Which Side Of A Shower Curtain Liner Faces Out?

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Which Side Of A Shower Curtain Liner Faces Out?

Shower liners offer bathroom floors an extra layer of protection from water stains, mold, and mildew. If this is your first time buying and installing one in your shower, you might get confused about which side faces which direction. It is vital that you install the shower curtain liner properly to ensure that it will do its job effectively. So, which side of the shower curtain liner faces outward?

Determining which side of the shower liner faces is pretty straightforward. First, touch the surface of the liner. The finished, glossy side of the liner should face the inside of the shower and the rough side should face out towards the shower curtain. Also, you can check which side has the seams or the label as these indicate that it faces inwards. 

As you can see, telling which side a shower curtain liner should face is as simple as 1-2-3. Now, let us answer the most commonly asked questions regarding shower curtain liners, shall we?

Is a Shower Curtain Liner Truly Necessary?

Bathroom with tile floor, ivory wall. Brown wood cabinets and colorful curtains.

Yes, it is recommended that you install a shower liner – especially if you have a fabric shower curtain in your bathroom. Fabric shower curtains can absorb and retain water, leading to mold and mildew buildup if not adequately dried. Having a shower curtain liner and shower curtain will protect the curtain and add a bit more privacy and help prevent mold and mildew buildup in your bathroom.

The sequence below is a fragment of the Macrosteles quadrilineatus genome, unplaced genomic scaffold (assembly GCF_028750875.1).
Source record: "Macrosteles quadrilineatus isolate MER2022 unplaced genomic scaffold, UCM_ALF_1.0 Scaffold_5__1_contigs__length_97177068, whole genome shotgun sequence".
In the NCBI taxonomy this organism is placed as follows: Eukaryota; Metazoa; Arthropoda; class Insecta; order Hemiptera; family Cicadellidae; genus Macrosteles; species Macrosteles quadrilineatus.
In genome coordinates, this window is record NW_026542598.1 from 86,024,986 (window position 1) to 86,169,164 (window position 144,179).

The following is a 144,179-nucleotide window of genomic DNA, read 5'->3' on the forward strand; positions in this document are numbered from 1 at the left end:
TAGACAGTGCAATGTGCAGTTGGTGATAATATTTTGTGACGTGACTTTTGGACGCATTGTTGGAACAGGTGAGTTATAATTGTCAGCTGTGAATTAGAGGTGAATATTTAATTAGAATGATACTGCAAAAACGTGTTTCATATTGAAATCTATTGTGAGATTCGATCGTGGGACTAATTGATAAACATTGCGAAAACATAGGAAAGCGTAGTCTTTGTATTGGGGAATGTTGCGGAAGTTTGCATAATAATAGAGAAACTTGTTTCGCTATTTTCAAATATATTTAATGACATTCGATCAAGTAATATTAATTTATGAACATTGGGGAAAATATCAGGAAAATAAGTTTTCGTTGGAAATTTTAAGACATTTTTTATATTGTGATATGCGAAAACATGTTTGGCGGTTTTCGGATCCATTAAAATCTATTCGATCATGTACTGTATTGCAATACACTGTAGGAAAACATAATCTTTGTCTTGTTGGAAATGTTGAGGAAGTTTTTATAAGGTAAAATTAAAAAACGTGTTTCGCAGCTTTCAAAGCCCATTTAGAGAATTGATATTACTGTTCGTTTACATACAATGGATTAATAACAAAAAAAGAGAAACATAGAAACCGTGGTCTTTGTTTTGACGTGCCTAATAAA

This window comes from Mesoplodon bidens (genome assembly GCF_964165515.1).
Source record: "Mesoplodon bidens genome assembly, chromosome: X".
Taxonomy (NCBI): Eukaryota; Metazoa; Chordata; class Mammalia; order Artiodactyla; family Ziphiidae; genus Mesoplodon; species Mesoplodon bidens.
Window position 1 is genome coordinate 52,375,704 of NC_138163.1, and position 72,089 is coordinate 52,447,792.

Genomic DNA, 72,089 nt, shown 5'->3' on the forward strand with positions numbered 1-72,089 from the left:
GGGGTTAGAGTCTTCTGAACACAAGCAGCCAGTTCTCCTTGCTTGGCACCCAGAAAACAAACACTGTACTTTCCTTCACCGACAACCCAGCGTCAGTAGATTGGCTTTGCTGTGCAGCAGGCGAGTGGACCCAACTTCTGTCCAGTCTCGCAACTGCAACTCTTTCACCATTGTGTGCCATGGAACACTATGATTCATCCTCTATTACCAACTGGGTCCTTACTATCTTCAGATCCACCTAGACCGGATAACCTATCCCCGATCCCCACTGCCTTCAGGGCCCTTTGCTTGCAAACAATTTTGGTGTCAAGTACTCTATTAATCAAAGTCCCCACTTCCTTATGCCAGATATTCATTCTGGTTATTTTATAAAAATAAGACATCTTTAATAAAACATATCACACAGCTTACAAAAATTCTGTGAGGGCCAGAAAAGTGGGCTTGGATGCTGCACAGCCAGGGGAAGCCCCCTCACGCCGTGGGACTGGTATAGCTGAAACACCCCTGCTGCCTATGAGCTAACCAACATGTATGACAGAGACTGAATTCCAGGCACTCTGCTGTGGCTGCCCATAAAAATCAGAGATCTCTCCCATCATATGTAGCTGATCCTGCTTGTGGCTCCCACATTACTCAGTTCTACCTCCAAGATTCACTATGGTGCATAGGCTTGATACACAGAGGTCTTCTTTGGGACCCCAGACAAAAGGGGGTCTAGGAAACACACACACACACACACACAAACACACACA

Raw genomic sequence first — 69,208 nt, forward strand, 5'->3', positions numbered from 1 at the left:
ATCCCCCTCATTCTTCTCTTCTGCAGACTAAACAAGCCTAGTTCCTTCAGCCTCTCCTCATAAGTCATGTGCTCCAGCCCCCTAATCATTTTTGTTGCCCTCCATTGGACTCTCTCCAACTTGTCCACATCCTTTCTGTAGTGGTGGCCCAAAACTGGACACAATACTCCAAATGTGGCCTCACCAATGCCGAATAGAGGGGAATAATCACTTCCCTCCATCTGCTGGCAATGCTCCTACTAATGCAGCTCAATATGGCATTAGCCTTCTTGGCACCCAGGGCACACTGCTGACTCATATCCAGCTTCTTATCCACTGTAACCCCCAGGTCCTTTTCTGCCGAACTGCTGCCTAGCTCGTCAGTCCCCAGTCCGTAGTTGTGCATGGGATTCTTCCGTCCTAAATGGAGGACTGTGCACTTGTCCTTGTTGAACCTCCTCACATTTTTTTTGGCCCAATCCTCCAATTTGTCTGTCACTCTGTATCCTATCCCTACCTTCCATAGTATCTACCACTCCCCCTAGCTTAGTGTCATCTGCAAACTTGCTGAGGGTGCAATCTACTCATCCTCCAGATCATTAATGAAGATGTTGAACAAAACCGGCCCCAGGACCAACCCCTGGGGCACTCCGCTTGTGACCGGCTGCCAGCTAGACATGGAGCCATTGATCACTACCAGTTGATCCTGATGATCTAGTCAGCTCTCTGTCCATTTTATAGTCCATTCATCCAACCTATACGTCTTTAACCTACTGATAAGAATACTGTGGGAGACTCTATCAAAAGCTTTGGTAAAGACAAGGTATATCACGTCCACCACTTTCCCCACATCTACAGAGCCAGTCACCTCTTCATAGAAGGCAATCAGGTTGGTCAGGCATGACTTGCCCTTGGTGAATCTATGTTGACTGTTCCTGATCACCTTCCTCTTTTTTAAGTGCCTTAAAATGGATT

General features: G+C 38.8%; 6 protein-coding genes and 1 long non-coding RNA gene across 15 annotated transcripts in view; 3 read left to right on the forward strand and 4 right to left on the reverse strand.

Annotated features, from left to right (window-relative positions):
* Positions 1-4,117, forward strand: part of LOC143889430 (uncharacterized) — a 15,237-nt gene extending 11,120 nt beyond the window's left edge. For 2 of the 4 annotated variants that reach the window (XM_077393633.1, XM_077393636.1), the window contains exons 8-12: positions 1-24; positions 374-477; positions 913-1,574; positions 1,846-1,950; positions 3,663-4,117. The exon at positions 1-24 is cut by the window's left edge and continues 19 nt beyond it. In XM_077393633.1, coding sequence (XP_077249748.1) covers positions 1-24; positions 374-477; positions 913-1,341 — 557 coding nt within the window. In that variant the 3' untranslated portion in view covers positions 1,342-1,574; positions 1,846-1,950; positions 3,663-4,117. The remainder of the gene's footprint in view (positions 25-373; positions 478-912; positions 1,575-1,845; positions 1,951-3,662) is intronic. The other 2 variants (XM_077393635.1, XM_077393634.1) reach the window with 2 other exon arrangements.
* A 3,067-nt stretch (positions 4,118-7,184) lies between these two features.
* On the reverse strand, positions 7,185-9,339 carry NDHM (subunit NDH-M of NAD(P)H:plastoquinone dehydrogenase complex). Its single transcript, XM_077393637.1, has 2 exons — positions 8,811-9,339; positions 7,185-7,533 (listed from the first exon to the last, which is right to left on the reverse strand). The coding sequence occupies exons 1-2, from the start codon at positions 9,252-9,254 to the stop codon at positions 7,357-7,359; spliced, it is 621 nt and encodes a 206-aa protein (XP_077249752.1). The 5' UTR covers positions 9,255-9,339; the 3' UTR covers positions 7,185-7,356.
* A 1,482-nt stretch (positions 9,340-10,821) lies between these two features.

Should You Go with Plastic or Fabric Shower Liners?

If you are looking at a selection of shower liners in your local home improvement store, you might come across two different variations: plastic and fabric liners. So, how do you choose between the two and which one offers the better performance? Well, both have their advantages and disadvantages, which we will be pointing out down below. 

  • Plastic Shower Liners

Folded Shower curtain liner

When it comes to plastic shower liners, you will notice that it is considerably more affordable than fabric-based liners. In addition, to be cheaper, plastic shower liners are readily available in all home décor and improvement stores. Plastic shower liners are also more resistant to mold and mildew. 

The downside with plastic shower liners is that they typically do not last long very long. So expect to replace your plastic shower liner at least two times a year. In terms of aesthetics, plastic shower liners also look a bit cheap. 

  • Fabric Shower Liners

Which Side Of A Shower Curtain Liner Faces Out?
Image Credit: Paulo O from Halifax, Canada via Creative Commons